We’re learning more and more that optimal nutrition is not a black-and-white issue. In fact, it’s in your best interest to dine on a rainbow of foods in order to reap all the beneficial nutrients and antioxidants Mother Nature has to offer.
You see, many of the pigments that fruits, vegetables, legumes and even grains glean their dynamic shades from are actually phytonutrients—and these plant-based chemicals can really power up your diet. “Phytonutrients are anti-oxidants that play a role in strengthening the immune system, as well as a host of other important functions, including improving bone, heart and eye health,” says Tara Gidus, RD, author of Pregnancy Cooking & Nutrition for Dummies. “These benefits can be transferred to your baby during pregnancy or afterward through breastfeeding.”
It turns out that the thousands of different antioxidants offer up different benefits, so we should make sure to color our plates every day. Case in point: Carrots, cantaloupe and sweet potatoes provide a payload of beta-carotene, an orange-yellow pigment that can be converted to vitamin A in your body to improve the development of eyes and bones in your growing tadpole.
Vegetables in the green color scheme often provide lutein and zeaxanthin, an antioxidant duo that Canadian researchers found can lower the risk that your babe-to-be will be born underweight. The sky- high levels of brain-boosting anthocyanin antioxidants found in blue and purple foods are a very good reason to smother your morning cereal in blueberries.
Though not part of the rainbow, don’t underestimate the power of white. For example, mushrooms have compounds thought to boost immune health while garlic and onions possess allicin—an antioxidant with strong antibacterial properties.
Need more proof that you should play the field when spinning your wheels through the produce aisle? Researchers at Colorado State University discovered that eating smaller amounts of many different phytonutrients from a wide variety of fruits and vegetables was more effective at fending off oxidative stress in the body than consuming larger amounts of just a few phytonutrients. “Not to be overlooked is that colorful foods also contain other must-haves during pregnancy, including fiber, vitamins and minerals,” says Gidus.
She suggests that both density and diversity are key to good health for both mom and baby when it comes to phytonutrients. To make sure you are on target for both, you ideally want as many naturally colorful items in your snacks and meals as possible. (Sorry, mamas, Skittles don’t count.) So when you stop by the local farm stand, follow this guide to creating an edible rainbow.
All-star antioxidants: Anthocyanins
Foods: Blueberries, blackberries, plums, figs, dark grapes, cabbage, eggplants, prunes, olives
All-star antioxidants: Lycopene, betalains, anthocyanins, ellagic acid, resveratrol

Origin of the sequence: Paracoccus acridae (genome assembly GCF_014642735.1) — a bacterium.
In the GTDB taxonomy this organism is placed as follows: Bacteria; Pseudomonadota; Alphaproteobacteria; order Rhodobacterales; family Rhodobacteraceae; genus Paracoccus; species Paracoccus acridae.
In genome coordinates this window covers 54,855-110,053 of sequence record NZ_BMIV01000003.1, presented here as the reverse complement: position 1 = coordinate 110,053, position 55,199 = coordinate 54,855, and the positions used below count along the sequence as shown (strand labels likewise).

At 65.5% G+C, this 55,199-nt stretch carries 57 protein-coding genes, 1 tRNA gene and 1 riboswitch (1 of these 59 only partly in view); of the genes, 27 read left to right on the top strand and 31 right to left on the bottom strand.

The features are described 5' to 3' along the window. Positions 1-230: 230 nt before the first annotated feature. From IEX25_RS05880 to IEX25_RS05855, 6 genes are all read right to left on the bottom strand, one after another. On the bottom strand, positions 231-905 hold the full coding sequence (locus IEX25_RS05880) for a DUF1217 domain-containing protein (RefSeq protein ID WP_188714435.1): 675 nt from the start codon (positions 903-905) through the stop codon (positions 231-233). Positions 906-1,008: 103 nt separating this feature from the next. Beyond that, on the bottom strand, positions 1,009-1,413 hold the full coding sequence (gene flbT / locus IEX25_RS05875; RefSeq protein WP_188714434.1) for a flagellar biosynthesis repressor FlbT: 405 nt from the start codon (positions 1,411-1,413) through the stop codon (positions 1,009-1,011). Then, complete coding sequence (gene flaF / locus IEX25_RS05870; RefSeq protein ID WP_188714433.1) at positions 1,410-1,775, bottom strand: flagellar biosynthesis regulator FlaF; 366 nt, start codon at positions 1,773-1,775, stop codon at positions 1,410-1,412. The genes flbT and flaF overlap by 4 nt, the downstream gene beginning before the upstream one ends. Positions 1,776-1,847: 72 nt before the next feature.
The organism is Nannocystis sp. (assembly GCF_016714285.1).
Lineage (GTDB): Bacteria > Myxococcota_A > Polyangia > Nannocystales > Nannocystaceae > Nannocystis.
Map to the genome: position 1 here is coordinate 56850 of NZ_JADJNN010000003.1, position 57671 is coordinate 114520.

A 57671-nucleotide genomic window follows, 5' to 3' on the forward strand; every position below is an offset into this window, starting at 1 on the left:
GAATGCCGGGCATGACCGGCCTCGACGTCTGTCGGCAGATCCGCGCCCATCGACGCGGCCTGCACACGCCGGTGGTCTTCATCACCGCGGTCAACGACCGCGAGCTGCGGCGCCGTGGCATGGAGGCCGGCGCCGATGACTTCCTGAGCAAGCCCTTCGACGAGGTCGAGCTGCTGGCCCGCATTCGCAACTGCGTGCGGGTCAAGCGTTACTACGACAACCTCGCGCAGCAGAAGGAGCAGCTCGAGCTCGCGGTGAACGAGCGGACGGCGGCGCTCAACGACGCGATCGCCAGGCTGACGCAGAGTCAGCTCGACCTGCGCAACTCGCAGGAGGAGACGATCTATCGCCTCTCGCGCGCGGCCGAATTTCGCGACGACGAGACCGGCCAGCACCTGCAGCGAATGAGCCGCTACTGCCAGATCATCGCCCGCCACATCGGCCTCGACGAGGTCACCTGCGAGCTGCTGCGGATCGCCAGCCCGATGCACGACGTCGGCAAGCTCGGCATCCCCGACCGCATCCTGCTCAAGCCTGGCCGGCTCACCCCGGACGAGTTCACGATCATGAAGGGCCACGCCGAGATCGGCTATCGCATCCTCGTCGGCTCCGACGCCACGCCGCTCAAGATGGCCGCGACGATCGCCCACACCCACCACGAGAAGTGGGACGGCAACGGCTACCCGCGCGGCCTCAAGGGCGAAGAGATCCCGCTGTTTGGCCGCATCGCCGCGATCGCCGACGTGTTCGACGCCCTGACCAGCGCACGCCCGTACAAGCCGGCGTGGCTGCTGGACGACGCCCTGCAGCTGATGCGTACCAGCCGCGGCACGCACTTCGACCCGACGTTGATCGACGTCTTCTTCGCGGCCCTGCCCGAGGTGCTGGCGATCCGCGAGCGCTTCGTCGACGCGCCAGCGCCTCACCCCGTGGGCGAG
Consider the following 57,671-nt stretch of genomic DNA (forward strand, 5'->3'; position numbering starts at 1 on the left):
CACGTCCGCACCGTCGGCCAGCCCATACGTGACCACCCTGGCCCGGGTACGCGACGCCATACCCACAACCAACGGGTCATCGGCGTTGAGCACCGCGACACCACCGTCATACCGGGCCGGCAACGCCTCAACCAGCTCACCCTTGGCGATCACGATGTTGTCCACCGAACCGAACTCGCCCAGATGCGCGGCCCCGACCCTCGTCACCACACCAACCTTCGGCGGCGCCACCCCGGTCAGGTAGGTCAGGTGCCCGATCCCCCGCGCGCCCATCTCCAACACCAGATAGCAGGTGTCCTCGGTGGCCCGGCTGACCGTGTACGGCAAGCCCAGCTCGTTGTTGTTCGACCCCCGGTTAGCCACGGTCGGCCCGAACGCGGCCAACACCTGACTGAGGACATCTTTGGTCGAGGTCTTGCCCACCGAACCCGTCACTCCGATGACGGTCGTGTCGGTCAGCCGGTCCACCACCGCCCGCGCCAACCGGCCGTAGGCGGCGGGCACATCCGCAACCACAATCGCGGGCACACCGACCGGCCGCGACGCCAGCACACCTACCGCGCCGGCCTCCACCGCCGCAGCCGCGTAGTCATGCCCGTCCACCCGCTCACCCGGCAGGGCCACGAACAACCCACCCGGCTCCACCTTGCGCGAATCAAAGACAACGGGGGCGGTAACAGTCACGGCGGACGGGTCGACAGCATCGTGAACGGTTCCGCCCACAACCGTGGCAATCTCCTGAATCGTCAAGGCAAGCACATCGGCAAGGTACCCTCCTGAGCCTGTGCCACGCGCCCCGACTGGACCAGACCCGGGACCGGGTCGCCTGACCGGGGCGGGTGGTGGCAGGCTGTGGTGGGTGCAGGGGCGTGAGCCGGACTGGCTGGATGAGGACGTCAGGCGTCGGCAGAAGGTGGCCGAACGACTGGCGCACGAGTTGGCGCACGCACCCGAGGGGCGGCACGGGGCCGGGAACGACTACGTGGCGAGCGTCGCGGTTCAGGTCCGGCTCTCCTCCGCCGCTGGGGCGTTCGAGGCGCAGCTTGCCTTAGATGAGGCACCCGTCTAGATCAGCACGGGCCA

Foods: Raspberries, strawberries, red currants, red grapefruits, cherries, pomegranates, red-skinned apples, watermelon, tomatoes, red bell peppers, radishes, beets, blood oranges, cranberries, radicchio
All-star antioxidants: Beta-carotene, vitamin C, curcumin, naringenin
Foods: Carrots, butternut squash, pumpkins, sweet potatoes, orange and yellow bell peppers, peaches, apricots, papayas, oranges, cantaloupes, corn, yellow summer squash, mangoes, pineapples, ginger, lemons, turmeric
All-star antioxidants: Lutein/zeaxanthin, sulforaphane
Foods: Swiss chard, broccoli, kale, spinach, arugula, asparagus, watercress, sea vegetables, Brussels sprouts, parsley, peas, celery, artichokes, okra, kiwis, avocados, honeydew melons, zucchini, limes
All-star antioxidants: Allicin, vitamin C, selenium
Foods: Cauliflower, onions, leeks, garlic, potatoes, shallots, fennel, mushrooms, rutabaga, parsnips, bananas, jicama
Berries and broccoli are not the only way to load up on antioxidants. Try these bright options to take your diet on a taste adventure.
This cauliflower hybrid gets its wow factor from the extra shot of naturally occurring beta-carotene stored in its florets. Your palate will also appreciate its sweeter flavor and creamy texture.
This sibling of the customary beige quinoa holds its shape a little better once cooked, has a slightly crunchier texture and packs in more anti-oxidant firepower, making it an even more stellar addition to salads.
Also called “forbidden rice,” this deep purple Chinese heirloom rice adds visual appeal to dishes and has a great chewy bite. It also possesses a hefty amount of the same type of anthocyanin antioxidants found in dark berries.
Green Zebra tomato
This yellowish-green heirloom tomato has whimsical dark green striations and is about the size of a baseball. The flavor is slightly tart with lemon-lime undertones. Now is the season to keep an eye out for other delicious ultra-seasonal tomatoes, like the hazardously juicy Cherokee Purple and intensely flavored Brandywine.
Originating in South America, the purple skin and flesh is a tip-off these nutty-tasting spuds are loaded with brain-boosting anthocyanin antioxidants.
Who says Bugs Bunny’s favorite veggie has to be orange? Deliciously sweet rainbow carrots are born from heirloom yellow, purple and red seeds—each of which delivers a different antioxidant bounty.
Beyond being slightly habit-forming, pistachios are a surprising source of the antioxidant lutein, which can help improve vision. Grab a handful for a healthy snack or scatter them on oatmeal and yogurt.